Psyche is powered by Vocal creators. You support K. Tice by reading, sharing and tipping stories... more

Psyche is powered by Vocal.
Vocal is a platform that provides storytelling tools and engaged communities for writers, musicians, filmmakers, podcasters, and other creators to get discovered and fund their creativity.

How does Vocal work?
Creators share their stories on Vocal’s communities. In return, creators earn money when they are tipped and when their stories are read.

How do I join Vocal?
Vocal welcomes creators of all shapes and sizes. Join for free and start creating.

To learn more about Vocal, visit our resources.

Show less

The Plights of Mental Illness and Relationships

5 Tips On How to Navigate Romance and Mental Health

Hello everyone! To start out, here's a little backstory to get us started. I'm a recovered anorexic whose eating disorder developed as a product of PTSD, most of which stem from childhood abuse and sexual assault. So, effectively, I have a great deal of experience dealing with mental illness and my management of it. Unfortunate, sure, but true. I've been admitted to treatment twice in my life, gone through multiple programs and therapists, and I'm at a point where I can safely say I have a good understanding of my psyche. I'm learning to take care of myself and acknowledge the symptoms of my illnesses when they arise. 

Anyway, onto the tips. 

1. Communication

I realize this point is super heavily harped on, "talk to your partners about what you're feeling!" and frankly there's good reason for that. Communication, healthy communication, is absolutely one of the most crucial parts to navigating any relationship, especially when you suffer mental illnesses. I know from my own experience how hard it can be to talk to your partner(s) about the negative thoughts, urges, or episodes you might. I know it's even harder to tell them when you've slipped up. But, trust me on this, telling them will help. Even if you don't fully talk it out, even if the extent is them just knowing. One mantra I've really held onto from my time in inpatient treatment is, "Secrets will keep you sick."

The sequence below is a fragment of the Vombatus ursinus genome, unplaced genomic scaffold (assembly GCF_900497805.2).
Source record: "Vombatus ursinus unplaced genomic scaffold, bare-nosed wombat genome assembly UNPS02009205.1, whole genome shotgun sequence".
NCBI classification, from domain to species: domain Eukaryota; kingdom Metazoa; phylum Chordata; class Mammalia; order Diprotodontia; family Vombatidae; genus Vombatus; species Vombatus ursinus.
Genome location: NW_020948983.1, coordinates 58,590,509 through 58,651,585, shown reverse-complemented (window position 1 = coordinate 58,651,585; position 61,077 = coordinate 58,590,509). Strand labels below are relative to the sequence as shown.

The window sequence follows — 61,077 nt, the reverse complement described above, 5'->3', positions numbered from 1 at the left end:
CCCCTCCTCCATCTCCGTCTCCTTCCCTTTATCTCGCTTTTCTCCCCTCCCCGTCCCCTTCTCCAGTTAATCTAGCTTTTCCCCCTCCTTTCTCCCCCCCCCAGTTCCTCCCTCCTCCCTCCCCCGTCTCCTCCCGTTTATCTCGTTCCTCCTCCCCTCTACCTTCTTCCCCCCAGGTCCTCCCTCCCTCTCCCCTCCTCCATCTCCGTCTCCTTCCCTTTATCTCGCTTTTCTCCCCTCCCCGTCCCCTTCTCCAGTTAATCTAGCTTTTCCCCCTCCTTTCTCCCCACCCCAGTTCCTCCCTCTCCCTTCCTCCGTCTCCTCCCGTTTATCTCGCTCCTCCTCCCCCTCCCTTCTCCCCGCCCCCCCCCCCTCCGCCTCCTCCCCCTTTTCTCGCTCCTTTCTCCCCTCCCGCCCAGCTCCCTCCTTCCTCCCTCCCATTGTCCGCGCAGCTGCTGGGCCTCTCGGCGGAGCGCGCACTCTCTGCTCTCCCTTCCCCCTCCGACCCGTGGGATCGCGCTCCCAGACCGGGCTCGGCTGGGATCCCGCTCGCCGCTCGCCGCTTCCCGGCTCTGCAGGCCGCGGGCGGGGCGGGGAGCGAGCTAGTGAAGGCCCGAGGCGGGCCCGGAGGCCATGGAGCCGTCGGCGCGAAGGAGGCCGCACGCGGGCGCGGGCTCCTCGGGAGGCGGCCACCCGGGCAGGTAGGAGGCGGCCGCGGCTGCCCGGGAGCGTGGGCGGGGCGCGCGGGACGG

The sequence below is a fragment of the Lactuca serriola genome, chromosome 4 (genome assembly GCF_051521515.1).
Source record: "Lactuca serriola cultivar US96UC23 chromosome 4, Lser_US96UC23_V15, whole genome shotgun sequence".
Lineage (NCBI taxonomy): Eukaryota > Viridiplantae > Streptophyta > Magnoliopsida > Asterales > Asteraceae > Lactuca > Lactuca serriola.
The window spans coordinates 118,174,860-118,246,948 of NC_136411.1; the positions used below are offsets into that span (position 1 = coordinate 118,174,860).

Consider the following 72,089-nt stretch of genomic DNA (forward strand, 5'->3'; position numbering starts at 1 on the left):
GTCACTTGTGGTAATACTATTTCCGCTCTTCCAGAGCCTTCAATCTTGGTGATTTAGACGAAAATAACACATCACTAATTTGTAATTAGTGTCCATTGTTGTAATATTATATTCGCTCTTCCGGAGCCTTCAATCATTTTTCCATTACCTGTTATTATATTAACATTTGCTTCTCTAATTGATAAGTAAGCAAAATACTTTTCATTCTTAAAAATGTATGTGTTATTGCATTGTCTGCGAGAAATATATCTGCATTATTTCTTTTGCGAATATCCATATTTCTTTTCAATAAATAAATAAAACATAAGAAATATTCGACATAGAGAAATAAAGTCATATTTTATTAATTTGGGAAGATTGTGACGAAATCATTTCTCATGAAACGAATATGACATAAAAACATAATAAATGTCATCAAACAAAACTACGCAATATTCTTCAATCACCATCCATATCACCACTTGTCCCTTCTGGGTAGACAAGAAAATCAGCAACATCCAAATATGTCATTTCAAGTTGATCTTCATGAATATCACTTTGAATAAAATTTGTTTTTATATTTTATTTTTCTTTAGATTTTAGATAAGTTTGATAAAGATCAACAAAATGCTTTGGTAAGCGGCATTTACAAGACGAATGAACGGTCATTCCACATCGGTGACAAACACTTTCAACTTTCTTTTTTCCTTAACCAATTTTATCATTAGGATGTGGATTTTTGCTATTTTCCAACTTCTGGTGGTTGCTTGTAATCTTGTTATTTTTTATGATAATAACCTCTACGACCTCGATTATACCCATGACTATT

An additional point I'd like to make here is that if your partner(s) react with aggression to your mental illnesses or maladaptive habits, making you feel like you've done something wrong for talking about them, please address this. It's completely normal for partners to be upset when you're hurt, they care, they want to see you well. However, there's a line to be crossed there. You should not feel unsafe communicating with your partner. Evaluate how healthy your relationship truly is if you can't talk to them about how you're feeling. Yes, communication is that important.

2. Boundaries

Again, something frequently spoken about, but it's seldom understood in the realm of relationships. For people with mental illnesses in particular, our boundaries might sound a bit strange to people without trauma. It's common for those who have mental illnesses and a lack of self-worth to neglect their own boundaries and always put their partner first. This, as right as it may feel, isn't good.

No matter who you are or how much you've suffered, you matter. You are always important and deserving of care—you are always allowed to be your own first priority. I encourage you, sincerely, if some tiny thing makes you uncomfortable (such as touching certain areas, certain sounds, etc.) talk to your partner about it. I suggest not approaching the topic as "Hey, do not do this thing," but instead as, "Hey, this thing makes me feel this way. Here's what I think we should do about it, what do you think?"

3. Self-Awareness